If for nothing other then Cost alone, Algolia is vastly better then CloudSearch. The team is small, but the product is solid, and I can't wait to see where it goes next.

Have you worked with Search as a Service solutions? What other systems have you found useful?

Wednesday, April 2, 2014

Is the new Amazon CloudSearch April Fools Joke?


Anyone who knows me, knows I'm a pretty big fan of AWS. I come out in defense of them more often then not, and my twitter feed is always buzzing with how much better they (typically) are then other wanna-be cloud providers. I tend to love any new service they come out with, and I try just about everything they make available to me.

I don't usually rant about AWS. I use them for my everyday life. They've built an Amazing amount of services. My favorite quote (and many of your favorites as well):

AWS is the Python of the CloudSpace. Everything is in the STDLib… #AWSSummit
So when I do rant, it's because they've done something really out of character. In this case, it's something so bad I think they need to re-think even deploying this until it's fixed.

The "New" CloudSearch

Not too long ago, Amazon release a new version of CloudSearch, with a lot of anticipated features, some of which are very enticing, such as:


  • Geographic Search (Lat-Lon)
  • Search Highlighting
  • Multi-AZ
  • Autocomplete
Unfortunately, there are some services that are implemented very poorly, and so much of it is a backward step that I have to wonder if this was some sort of early April fools joke. This "new" cloud search feels more like a pre-beta version, taking several leaps in the opposite direction of progress.

Hey Amazon, this is a joke right?

A long awaited step was to support multiple languages, however, they also removed your ability to specify the language of the document. Instead they suggest what you really wanted was to specify the language of each field. What..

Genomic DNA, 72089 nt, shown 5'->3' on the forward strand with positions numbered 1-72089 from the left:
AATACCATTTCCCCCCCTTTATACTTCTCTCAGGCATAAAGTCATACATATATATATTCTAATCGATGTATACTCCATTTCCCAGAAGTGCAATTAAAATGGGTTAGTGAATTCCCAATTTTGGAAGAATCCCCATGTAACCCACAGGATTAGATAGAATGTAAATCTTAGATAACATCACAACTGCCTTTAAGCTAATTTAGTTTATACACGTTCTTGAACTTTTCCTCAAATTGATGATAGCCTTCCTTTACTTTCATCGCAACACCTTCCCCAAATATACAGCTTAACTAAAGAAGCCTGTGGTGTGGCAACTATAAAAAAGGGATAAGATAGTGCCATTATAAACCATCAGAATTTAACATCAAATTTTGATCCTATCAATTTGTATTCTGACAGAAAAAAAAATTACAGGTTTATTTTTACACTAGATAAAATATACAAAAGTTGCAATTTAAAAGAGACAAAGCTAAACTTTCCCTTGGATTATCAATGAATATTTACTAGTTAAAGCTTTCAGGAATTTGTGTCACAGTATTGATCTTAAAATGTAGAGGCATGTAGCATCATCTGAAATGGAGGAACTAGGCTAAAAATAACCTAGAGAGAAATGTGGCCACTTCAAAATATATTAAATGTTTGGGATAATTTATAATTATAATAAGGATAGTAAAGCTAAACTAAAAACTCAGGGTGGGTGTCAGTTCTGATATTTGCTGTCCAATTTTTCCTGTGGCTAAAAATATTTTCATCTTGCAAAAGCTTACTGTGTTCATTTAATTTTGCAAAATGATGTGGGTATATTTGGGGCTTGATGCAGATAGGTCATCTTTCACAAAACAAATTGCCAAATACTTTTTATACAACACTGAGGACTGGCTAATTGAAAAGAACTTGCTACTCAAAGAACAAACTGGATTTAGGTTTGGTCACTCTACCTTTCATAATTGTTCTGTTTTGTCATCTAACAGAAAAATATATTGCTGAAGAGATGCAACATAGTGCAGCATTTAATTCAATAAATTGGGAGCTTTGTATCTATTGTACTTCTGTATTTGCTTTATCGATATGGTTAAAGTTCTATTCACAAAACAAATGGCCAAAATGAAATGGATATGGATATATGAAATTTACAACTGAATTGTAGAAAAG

To upload your data to a 2013-01-01 domain, you need to:
Omit the version and lang attributes from your document batches. You can use cs-import-documents to convert 2011-02-01 SDF batches to the 2013-01-01 format.

Another very important and backwards step is the ability to upload documents with more fields then you need indexed initially. This was incredibly useful because your backend can simply dump out all the objects to your SDF and upload them to the domain, then in the future if you wanted to add a new field, you don't need to re-upload all of your documents. This has also been removed:
Make sure all of the document fields correspond to index fields configured for your domain. Unrecognized fields are no longer ignored, they will generate an error.


What's worse, they added support for indexing from DynamoDB, but if you don't put every single field directly in your domain, you have to hand edit the SDFs or put everything into your CloudSearch domain:
The DynamoDB uploads are also not a pipeline, it only helps with the initial upload.

The need for specifying the exact document format you're going to upload is really very intense too. Before any field could be multi-valued, and now you have to very specifically tell it if a field is multi-valued or not, and if you want to use something like a "suggester", it only works with single-valued fields.

You also can't make a single field that maps in multiple source-fields, unless each of those source fields are included in the index itself. There is no more merging in multiple source fields into a single field to save on space.

Not just a new API, a whole new (incompatible) system

Perhaps worst of all, the new version of CloudSearch is entirely incompatible with the old version. This means that if you want to try out any of the new features, you basically have to start all over and re-design all of your systems, as well as re-create and re-upload your existing indexed data. Amazon provides no automated tools to do so either, you're pretty much on your own.